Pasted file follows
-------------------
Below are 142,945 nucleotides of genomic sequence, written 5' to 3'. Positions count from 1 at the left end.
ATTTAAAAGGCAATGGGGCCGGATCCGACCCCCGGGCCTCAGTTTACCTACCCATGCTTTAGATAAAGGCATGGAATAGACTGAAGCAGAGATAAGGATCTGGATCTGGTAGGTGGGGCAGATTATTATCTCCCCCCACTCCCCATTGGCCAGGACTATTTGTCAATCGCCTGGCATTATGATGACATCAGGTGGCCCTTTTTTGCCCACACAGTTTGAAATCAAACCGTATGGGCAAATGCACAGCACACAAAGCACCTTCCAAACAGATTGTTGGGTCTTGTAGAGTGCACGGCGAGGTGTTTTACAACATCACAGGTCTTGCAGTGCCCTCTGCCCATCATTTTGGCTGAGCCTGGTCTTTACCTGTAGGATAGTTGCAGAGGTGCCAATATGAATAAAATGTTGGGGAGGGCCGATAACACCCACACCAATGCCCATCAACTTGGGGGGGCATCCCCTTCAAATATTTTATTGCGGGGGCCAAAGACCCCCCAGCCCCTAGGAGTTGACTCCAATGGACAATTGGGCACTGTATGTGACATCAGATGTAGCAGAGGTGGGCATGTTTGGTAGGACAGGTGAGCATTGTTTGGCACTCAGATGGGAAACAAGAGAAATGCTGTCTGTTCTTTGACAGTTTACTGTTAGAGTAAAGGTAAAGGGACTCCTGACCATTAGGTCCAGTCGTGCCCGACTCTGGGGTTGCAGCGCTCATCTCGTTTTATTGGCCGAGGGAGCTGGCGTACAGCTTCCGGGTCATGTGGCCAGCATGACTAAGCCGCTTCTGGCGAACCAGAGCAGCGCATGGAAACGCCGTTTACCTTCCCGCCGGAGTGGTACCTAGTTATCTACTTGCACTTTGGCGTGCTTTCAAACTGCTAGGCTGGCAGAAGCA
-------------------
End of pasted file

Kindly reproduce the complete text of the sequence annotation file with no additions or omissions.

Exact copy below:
Below are 142,945 nucleotides of genomic sequence, written 5' to 3'. Positions count from 1 at the left end.
ATTTAAAAGGCAATGGGGCCGGATCCGACCCCCGGGCCTCAGTTTACCTACCCATGCTTTAGATAAAGGCATGGAATAGACTGAAGCAGAGATAAGGATCTGGATCTGGTAGGTGGGGCAGATTATTATCTCCCCCCACTCCCCATTGGCCAGGACTATTTGTCAATCGCCTGGCATTATGATGACATCAGGTGGCCCTTTTTTGCCCACACAGTTTGAAATCAAACCGTATGGGCAAATGCACAGCACACAAAGCACCTTCCAAACAGATTGTTGGGTCTTGTAGAGTGCACGGCGAGGTGTTTTACAACATCACAGGTCTTGCAGTGCCCTCTGCCCATCATTTTGGCTGAGCCTGGTCTTTACCTGTAGGATAGTTGCAGAGGTGCCAATATGAATAAAATGTTGGGGAGGGCCGATAACACCCACACCAATGCCCATCAACTTGGGGGGGCATCCCCTTCAAATATTTTATTGCGGGGGCCAAAGACCCCCCAGCCCCTAGGAGTTGACTCCAATGGACAATTGGGCACTGTATGTGACATCAGATGTAGCAGAGGTGGGCATGTTTGGTAGGACAGGTGAGCATTGTTTGGCACTCAGATGGGAAACAAGAGAAATGCTGTCTGTTCTTTGACAGTTTACTGTTAGAGTAAAGGTAAAGGGACTCCTGACCATTAGGTCCAGTCGTGCCCGACTCTGGGGTTGCAGCGCTCATCTCGTTTTATTGGCCGAGGGAGCTGGCGTACAGCTTCCGGGTCATGTGGCCAGCATGACTAAGCCGCTTCTGGCGAACCAGAGCAGCGCATGGAAACGCCGTTTACCTTCCCGCCGGAGTGGTACCTAGTTATCTACTTGCACTTTGGCGTGCTTTCAAACTGCTAGGCTGGCAGAAGCA